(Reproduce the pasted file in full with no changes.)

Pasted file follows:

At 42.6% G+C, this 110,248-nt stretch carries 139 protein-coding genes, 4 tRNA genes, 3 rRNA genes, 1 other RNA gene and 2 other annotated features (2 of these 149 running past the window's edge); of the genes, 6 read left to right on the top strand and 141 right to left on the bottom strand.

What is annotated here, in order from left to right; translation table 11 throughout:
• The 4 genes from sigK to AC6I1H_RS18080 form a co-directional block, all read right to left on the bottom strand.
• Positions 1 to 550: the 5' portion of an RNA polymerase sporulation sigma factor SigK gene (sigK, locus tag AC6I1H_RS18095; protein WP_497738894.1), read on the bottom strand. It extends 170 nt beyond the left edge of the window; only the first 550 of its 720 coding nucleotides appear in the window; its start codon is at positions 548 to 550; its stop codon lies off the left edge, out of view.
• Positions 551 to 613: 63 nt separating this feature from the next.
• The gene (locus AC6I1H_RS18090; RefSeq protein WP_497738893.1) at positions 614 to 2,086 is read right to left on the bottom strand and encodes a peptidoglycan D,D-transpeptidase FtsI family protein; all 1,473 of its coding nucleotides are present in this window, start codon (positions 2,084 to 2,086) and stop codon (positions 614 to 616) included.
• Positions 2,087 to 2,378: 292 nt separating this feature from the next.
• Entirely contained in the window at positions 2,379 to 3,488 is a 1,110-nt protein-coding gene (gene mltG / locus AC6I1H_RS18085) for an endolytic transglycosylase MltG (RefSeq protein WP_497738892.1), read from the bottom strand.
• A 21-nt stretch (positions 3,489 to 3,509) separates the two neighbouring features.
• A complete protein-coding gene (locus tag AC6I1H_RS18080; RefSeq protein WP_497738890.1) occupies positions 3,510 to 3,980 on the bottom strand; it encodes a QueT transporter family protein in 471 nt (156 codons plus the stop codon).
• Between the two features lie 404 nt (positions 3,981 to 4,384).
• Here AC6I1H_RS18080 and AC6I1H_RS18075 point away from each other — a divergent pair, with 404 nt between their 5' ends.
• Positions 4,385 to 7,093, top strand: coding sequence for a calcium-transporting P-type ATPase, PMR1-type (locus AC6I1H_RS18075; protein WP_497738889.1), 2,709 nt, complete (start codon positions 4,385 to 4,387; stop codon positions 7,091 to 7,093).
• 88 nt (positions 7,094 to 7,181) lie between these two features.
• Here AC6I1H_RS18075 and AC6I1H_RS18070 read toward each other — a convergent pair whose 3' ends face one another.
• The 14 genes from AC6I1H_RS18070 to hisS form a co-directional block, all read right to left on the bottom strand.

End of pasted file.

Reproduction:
At 42.6% G+C, this 110,248-nt stretch carries 139 protein-coding genes, 4 tRNA genes, 3 rRNA genes, 1 other RNA gene and 2 other annotated features (2 of these 149 running past the window's edge); of the genes, 6 read left to right on the top strand and 141 right to left on the bottom strand.

What is annotated here, in order from left to right; translation table 11 throughout:
• The 4 genes from sigK to AC6I1H_RS18080 form a co-directional block, all read right to left on the bottom strand.
• Positions 1 to 550: the 5' portion of an RNA polymerase sporulation sigma factor SigK gene (sigK, locus tag AC6I1H_RS18095; protein WP_497738894.1), read on the bottom strand. It extends 170 nt beyond the left edge of the window; only the first 550 of its 720 coding nucleotides appear in the window; its start codon is at positions 548 to 550; its stop codon lies off the left edge, out of view.
• Positions 551 to 613: 63 nt separating this feature from the next.
• The gene (locus AC6I1H_RS18090; RefSeq protein WP_497738893.1) at positions 614 to 2,086 is read right to left on the bottom strand and encodes a peptidoglycan D,D-transpeptidase FtsI family protein; all 1,473 of its coding nucleotides are present in this window, start codon (positions 2,084 to 2,086) and stop codon (positions 614 to 616) included.
• Positions 2,087 to 2,378: 292 nt separating this feature from the next.
• Entirely contained in the window at positions 2,379 to 3,488 is a 1,110-nt protein-coding gene (gene mltG / locus AC6I1H_RS18085) for an endolytic transglycosylase MltG (RefSeq protein WP_497738892.1), read from the bottom strand.
• A 21-nt stretch (positions 3,489 to 3,509) separates the two neighbouring features.
• A complete protein-coding gene (locus tag AC6I1H_RS18080; RefSeq protein WP_497738890.1) occupies positions 3,510 to 3,980 on the bottom strand; it encodes a QueT transporter family protein in 471 nt (156 codons plus the stop codon).
• Between the two features lie 404 nt (positions 3,981 to 4,384).
• Here AC6I1H_RS18080 and AC6I1H_RS18075 point away from each other — a divergent pair, with 404 nt between their 5' ends.
• Positions 4,385 to 7,093, top strand: coding sequence for a calcium-transporting P-type ATPase, PMR1-type (locus AC6I1H_RS18075; protein WP_497738889.1), 2,709 nt, complete (start codon positions 4,385 to 4,387; stop codon positions 7,091 to 7,093).
• 88 nt (positions 7,094 to 7,181) lie between these two features.
• Here AC6I1H_RS18075 and AC6I1H_RS18070 read toward each other — a convergent pair whose 3' ends face one another.
• The 14 genes from AC6I1H_RS18070 to hisS form a co-directional block, all read right to left on the bottom strand.